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WCBI NEWS at 10 - 09/22/2020

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WCBI NEWS at 10 - 09/22/2020
WCBI NEWS at 10 - 09/22/2020
WCBI NEWS at 10 - 09/22/2020

Show open good evening everyone... it's all about the numbers tonight... two special elections... two seats in the mississippi legislature are up for grabs.

Four candidates in the race for state senate... three are vying for a position in the state house of representatives.

So... a runoff is a good possibility.

Let's get to the numbers.

New at ten, tonight the house of representatives passes a government-wide temporary funding bill in sweeping bipartisan vote, averting shutdown threat.

This measure is a stop gap - designed to keep the government funded through mid december.

The legislation still must be approved by the senate and signed by president trump, or the government faces another shutdown threat in eight days.

This bill includes nutrition aid for children and families and aid to farmers.

Executive orders---mississippi has had some form related to covid-19 for the last six months.

But now some lawmakers are pushing back on the idea.

Courtney ann jackson explains.

The mississippi freedom caucus is trying to get the governor's attention-saying many mississippians want to be heard.

"have my constituents' voices been heard in the actions and ordinances and mandates this year since the very beginning of covid?

No."

Rep.

Dan eubanks explains why the caucus is requesting the executive orders end now " the people of mississippi& they're smart enough and they care enough about each other that they will exercise personal responsibility and that those that are in high-risk categories or that are fearful of the virus will go to additional links to safeguard themselves from it."

Beyond that-the letter asks that reforms be considered to include involving the legislature if a crisis extends for a long period of time like this.

"the voices of the people that we represent are not making their way up to the top."

"at some point, the legislature needs to be a part of the decision making process for the state because as with representative williamson and myself, we are the closest to our constituents.

And every part of the state is not the same."

But some of the folks we spoke with say they fear the results when mississippians don't have the structure and requirements found in the orders.

"he's doing that on purpose.

It's to keep it from spreading.

Mississippi's been really bad.

One of the worst states.

It's turning the curve now, looking better and i think it's because of the executive orders."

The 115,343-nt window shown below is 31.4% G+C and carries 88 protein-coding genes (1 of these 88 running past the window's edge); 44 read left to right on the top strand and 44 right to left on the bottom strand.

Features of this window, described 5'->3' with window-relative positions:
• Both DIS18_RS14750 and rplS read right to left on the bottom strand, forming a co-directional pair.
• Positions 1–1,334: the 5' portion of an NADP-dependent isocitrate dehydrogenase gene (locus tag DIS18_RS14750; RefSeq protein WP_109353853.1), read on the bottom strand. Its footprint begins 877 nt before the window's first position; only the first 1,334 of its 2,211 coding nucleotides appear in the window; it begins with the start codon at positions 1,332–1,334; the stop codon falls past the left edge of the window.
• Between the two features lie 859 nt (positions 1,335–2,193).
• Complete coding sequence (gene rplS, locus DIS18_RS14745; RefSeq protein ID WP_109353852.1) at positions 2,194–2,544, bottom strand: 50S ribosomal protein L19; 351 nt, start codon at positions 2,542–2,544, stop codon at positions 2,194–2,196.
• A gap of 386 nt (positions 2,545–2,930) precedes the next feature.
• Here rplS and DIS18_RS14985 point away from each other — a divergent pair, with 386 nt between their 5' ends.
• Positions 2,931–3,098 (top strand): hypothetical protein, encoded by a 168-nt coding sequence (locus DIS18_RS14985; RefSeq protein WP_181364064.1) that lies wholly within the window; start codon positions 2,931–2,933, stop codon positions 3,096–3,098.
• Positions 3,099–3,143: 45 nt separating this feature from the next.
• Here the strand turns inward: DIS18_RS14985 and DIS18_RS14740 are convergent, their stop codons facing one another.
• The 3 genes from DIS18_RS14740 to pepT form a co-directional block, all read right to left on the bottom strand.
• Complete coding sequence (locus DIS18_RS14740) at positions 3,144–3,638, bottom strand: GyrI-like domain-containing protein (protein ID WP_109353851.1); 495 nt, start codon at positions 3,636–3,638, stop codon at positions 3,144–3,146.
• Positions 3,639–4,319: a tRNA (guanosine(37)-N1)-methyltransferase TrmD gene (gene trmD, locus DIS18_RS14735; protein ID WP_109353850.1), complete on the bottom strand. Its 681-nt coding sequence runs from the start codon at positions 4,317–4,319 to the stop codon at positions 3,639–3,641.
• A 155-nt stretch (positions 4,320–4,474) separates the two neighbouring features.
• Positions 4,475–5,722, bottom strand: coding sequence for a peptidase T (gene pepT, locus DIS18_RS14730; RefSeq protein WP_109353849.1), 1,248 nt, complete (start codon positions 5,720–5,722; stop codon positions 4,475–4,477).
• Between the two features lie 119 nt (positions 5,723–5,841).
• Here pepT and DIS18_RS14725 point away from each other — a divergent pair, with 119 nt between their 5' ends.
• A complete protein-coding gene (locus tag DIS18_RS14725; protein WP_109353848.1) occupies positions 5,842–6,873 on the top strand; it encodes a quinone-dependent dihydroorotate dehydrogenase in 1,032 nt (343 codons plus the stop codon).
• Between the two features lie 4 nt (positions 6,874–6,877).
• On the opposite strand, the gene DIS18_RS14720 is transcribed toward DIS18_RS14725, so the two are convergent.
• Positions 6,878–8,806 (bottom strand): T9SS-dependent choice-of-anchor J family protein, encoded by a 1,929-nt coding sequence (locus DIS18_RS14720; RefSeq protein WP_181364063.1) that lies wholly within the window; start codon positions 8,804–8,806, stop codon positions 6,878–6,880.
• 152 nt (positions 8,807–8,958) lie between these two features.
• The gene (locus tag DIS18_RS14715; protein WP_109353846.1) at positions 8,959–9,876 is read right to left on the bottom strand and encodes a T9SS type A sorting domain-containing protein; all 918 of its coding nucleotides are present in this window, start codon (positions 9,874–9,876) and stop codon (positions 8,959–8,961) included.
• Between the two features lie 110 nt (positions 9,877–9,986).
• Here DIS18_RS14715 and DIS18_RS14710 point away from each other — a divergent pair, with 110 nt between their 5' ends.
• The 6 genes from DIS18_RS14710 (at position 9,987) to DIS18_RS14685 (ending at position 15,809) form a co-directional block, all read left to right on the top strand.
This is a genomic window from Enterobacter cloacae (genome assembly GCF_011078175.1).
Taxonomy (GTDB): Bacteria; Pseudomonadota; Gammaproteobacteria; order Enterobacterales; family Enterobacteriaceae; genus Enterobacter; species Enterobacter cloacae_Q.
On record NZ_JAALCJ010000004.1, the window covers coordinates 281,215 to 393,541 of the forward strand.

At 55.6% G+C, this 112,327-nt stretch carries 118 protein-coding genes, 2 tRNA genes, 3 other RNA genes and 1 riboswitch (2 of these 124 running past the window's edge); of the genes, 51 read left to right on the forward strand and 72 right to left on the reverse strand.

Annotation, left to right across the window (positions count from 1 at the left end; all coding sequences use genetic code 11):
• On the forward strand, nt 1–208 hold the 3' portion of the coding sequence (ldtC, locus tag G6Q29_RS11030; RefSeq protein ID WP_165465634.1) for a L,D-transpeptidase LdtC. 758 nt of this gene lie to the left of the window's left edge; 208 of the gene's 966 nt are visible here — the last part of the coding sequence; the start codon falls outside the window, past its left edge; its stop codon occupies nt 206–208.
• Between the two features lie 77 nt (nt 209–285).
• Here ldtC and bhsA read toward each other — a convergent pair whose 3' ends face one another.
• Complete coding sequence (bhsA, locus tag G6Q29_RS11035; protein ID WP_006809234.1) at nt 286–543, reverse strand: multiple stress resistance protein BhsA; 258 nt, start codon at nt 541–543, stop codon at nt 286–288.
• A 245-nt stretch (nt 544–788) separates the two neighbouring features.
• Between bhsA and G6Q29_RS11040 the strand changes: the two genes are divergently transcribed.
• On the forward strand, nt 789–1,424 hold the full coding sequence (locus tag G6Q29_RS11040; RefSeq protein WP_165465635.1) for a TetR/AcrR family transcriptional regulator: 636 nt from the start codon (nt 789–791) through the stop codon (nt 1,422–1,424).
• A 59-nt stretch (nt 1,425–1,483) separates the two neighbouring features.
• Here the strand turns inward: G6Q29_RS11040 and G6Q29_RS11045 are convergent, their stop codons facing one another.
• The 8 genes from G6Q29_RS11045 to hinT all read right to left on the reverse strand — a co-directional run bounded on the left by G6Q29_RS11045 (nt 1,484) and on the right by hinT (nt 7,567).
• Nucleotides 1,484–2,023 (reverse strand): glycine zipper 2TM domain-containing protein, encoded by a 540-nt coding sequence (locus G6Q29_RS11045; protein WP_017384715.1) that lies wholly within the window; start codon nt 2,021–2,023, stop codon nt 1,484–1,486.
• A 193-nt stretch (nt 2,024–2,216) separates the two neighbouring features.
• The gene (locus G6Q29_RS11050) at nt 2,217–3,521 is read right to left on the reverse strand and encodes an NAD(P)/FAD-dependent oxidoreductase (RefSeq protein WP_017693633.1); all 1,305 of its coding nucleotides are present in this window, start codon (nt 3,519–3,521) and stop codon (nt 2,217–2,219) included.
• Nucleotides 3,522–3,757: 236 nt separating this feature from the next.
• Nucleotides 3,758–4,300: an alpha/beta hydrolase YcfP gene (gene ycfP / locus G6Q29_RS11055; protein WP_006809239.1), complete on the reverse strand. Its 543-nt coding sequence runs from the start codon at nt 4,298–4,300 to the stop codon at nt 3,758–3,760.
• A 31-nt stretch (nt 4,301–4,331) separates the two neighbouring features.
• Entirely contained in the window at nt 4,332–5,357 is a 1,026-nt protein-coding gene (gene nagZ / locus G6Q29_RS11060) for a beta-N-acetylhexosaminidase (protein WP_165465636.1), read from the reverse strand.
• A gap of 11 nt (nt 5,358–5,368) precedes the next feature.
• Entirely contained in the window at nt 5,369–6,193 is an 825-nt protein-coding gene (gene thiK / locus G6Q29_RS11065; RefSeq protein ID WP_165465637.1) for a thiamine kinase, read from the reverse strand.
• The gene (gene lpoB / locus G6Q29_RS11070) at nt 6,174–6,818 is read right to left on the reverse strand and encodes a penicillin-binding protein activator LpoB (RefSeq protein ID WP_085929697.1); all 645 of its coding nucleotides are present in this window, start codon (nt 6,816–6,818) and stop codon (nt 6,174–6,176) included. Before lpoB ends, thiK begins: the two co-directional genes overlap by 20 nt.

"we have some people that are taking this seriously.

We have some that don't believe it."

The governor's office responded saying these executive orders are some of the toughest decisions the governor has had to make in his time in politics.

But emphasized that he's working closely with state health experts and making data-driven decisions with the health and well- being of all mississippians in mind.

The longtime macon municipal court clerk is accused of taking money.

Yolanda atkins is charged with embezzlement.

The state auditor's office confirms atkins was indicted by a noxubee county grand jury.

In court documents prosecutors allege atkins took in the time frame of january 2018 to july 2019.

She's accused of taking less than five thousand dollars from the municipal court.

Atkins turned herself in to the noxubee county sheriff's office.

The driver involved in a west alabama pursuit is officially charged.

Pickens count jail records show 19- year-old tyler maddox is charged with attempting to elude and reckless endangerment.

The alabama law enforcement agency says a state trooper was attempting to stop the vehicle maddox was driving on highway 82.

Instead, maddox is accused of driving down county road 75 and crashing late monday afternoon.

The crash happened near county road 26, in the macedonia community.

A 14-year-old in the vehicle was airlifted to a birmingham hospital.

A front seat passenger was taken to baptist golden triangle.

A discussion on racial equality in the workplace was the focus this evening here in columbus.

In a year of racial tensions, bishop scott volland says the goal of this discussion to try and unite people as one not only in america, but also in columbus.

Volland says the only way the people in this country can move forward in a positive direction is if everyone can work together instead of against each other.

Sot "our n"our nation is so divided right now politically racially economically socially in so many different ways.

That i think right now people need to be working to bring people together because there's so much more that we can accomplish together there's so much more when we understand that our similarities far outweigh our differences."

This virtual discussion featured columbus mayor robert smith, muw president nora miller, police chief fred shelton and other local stake holders.

First look stinger first look summary: the remnants of tropical storm beta will move through the region over the next 2 days.

Recent model data suggest that between 1" and over 3" of rain could fall before the end of the week.

Rain chances lower dramatically friday through the weekend as temperatures return to the 80s.

1?

To 3?

Or more may fall through friday tuesday night: mostly cloudy with a few showers possible.